BOB: It might be intimidating when they look over at the other side of the net and see two mirror images. They don’t really know who is who out there. It could seem a little weird because you are facing a family that is coming together to try and beat you.

The Bryan family at home in Camarillo. From left: Mike, Kathy, Bob, and Wayne.

Your parents were passionate about tennis. What was it like having them spearhead your career?

MIKE: My dad was the motivator and made tennis really fun for us. My mom played on the tour and had great insight into what it took to be a professional. From day one we were geared toward going the tennis route. … They are very positive, and they didn’t push us too hard. They never came down on us for losing matches. They are still heavily involved in our tennis even though they don’t travel.

Was there ever a point in your career when you thought this might not be right for the two of you?

BOB: No. We always pushed each other, and our dad always kept it fun. He developed our love for the game first, before we actually started training. We were having fun just going to tournaments and seeing the pros play and sign autographs. Then it was all about setting goals. We were putting our goals on the refrigerator every January first. At first it was goals like, win tournaments and collect trophies. And then, get good enough to get on the Prince free list, get free clothes, make our college team, and get a college scholarship. And then it was to eventually play pro tennis and play on the Davis Cup team. It was just little goals, baby steps, until we got to the top.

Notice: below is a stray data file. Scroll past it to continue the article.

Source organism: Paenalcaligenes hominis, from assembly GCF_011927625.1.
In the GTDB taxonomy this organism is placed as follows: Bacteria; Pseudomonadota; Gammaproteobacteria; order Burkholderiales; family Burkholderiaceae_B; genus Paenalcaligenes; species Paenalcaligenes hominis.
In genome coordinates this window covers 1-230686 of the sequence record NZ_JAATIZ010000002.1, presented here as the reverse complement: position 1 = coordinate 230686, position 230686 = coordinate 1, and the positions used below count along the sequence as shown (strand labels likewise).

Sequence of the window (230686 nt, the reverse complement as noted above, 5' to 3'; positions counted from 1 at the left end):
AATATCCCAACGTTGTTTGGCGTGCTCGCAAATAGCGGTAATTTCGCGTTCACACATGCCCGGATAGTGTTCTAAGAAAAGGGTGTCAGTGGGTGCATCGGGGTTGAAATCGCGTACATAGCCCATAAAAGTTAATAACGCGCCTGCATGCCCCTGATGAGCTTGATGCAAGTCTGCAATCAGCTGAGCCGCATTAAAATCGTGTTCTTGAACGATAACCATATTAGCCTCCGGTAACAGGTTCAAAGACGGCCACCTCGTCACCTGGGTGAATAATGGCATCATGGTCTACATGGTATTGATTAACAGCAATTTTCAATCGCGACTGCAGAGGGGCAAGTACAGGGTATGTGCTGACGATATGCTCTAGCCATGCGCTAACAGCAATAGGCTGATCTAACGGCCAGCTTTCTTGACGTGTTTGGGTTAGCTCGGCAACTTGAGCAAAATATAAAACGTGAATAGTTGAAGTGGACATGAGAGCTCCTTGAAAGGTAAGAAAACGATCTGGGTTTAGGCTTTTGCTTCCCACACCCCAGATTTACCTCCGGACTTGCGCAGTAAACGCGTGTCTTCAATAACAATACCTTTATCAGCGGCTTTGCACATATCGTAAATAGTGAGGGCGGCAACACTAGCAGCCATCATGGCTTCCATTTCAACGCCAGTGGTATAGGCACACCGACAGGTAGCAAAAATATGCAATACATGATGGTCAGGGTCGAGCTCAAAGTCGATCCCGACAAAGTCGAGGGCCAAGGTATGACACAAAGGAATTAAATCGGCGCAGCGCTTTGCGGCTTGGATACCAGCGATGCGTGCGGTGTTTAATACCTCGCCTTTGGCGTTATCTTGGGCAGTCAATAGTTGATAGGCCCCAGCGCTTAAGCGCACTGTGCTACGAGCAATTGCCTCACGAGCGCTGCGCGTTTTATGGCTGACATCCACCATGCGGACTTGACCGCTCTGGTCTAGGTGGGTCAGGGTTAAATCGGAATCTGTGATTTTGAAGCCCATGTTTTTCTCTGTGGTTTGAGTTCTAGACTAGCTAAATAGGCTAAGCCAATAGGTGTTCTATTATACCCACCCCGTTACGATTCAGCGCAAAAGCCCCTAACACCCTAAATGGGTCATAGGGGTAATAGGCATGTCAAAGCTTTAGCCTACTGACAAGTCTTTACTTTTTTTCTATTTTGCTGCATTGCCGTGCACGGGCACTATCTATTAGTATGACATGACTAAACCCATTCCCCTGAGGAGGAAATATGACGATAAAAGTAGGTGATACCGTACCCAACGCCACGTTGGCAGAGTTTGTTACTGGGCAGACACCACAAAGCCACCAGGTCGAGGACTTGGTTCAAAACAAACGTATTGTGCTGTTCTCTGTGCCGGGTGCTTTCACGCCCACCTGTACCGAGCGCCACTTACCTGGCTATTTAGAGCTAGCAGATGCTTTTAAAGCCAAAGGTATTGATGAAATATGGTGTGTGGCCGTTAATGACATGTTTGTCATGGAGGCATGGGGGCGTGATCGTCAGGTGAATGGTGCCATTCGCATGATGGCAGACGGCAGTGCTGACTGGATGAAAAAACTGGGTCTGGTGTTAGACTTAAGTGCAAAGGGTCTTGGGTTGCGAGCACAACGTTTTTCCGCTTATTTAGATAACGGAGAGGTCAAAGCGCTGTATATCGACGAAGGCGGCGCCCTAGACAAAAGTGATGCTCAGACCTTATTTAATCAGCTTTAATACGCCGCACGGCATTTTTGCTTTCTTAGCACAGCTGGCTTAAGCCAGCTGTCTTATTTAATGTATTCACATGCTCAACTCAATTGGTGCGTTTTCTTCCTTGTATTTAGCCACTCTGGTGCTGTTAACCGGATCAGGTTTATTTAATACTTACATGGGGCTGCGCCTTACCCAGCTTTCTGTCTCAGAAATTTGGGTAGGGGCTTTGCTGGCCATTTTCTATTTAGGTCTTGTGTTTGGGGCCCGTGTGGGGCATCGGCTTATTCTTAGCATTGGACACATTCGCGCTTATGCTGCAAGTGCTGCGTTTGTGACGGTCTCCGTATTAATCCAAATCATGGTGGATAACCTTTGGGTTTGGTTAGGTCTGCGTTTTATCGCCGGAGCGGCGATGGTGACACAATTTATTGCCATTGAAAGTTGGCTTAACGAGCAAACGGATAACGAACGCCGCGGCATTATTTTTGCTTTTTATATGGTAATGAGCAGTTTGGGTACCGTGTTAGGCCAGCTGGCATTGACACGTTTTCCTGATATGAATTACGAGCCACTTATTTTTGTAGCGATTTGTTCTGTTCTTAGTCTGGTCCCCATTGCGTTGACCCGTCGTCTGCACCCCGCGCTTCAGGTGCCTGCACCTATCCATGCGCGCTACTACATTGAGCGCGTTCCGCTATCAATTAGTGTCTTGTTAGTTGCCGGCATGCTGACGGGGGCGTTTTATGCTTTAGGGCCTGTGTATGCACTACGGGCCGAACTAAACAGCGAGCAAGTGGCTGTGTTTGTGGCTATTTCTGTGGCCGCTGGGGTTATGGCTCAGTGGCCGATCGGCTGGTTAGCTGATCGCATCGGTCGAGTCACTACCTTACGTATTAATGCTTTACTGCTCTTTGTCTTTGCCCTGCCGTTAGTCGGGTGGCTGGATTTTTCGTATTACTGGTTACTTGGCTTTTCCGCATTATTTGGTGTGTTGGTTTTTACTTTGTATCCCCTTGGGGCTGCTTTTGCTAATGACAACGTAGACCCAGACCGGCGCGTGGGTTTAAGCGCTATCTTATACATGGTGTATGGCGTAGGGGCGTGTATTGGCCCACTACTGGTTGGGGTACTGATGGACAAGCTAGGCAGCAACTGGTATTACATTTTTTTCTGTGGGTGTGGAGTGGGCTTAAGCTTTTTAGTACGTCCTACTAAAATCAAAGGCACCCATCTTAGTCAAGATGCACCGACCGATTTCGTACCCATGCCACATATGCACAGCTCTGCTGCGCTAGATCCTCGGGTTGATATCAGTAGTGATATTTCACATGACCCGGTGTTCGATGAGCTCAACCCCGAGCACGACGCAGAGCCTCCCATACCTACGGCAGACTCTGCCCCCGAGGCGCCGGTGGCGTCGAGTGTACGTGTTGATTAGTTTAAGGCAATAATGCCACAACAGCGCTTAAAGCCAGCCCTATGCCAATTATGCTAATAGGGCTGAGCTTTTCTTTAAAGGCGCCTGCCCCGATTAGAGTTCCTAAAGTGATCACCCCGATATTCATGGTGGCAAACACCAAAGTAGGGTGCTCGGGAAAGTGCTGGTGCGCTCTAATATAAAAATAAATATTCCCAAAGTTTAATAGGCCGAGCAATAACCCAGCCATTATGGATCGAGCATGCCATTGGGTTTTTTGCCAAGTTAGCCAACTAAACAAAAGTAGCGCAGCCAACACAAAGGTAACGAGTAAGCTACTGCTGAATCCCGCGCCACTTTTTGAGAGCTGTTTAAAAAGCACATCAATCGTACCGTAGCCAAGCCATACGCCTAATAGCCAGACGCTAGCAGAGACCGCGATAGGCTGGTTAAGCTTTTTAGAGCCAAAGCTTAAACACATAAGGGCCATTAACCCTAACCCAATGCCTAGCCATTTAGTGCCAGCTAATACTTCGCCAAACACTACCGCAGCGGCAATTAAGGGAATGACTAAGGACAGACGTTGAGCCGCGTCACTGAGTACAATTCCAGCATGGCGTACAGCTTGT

Bob (with pen) and Mike sign shirts, rackets, and photos for fans around the world.

Your childhood was clearly different from the average person’s. What it was like to have such a unique upbringing?

MIKE: Our whole life was spent at the Cabrillo Racquet Club in Somis. We didn’t party. We didn’t really have a high school life. It was a tennis life. It was going to tournaments on the weekends. It wasn’t hanging out with friends at the beach. We sacrificed a lot, but it didn’t seem like a sacrifice to us because we were having fun doing it.

Although you’re rarely in Camarillo these days, you seem to maintain strong local ties.

MIKE: Our Dad was big in the community. He knew everyone in Camarillo from the club, and we still have so many friends here. This is where we like to come when we aren’t on the tour.

BOB: Even when we go all around the world, this is our favorite spot to come back to.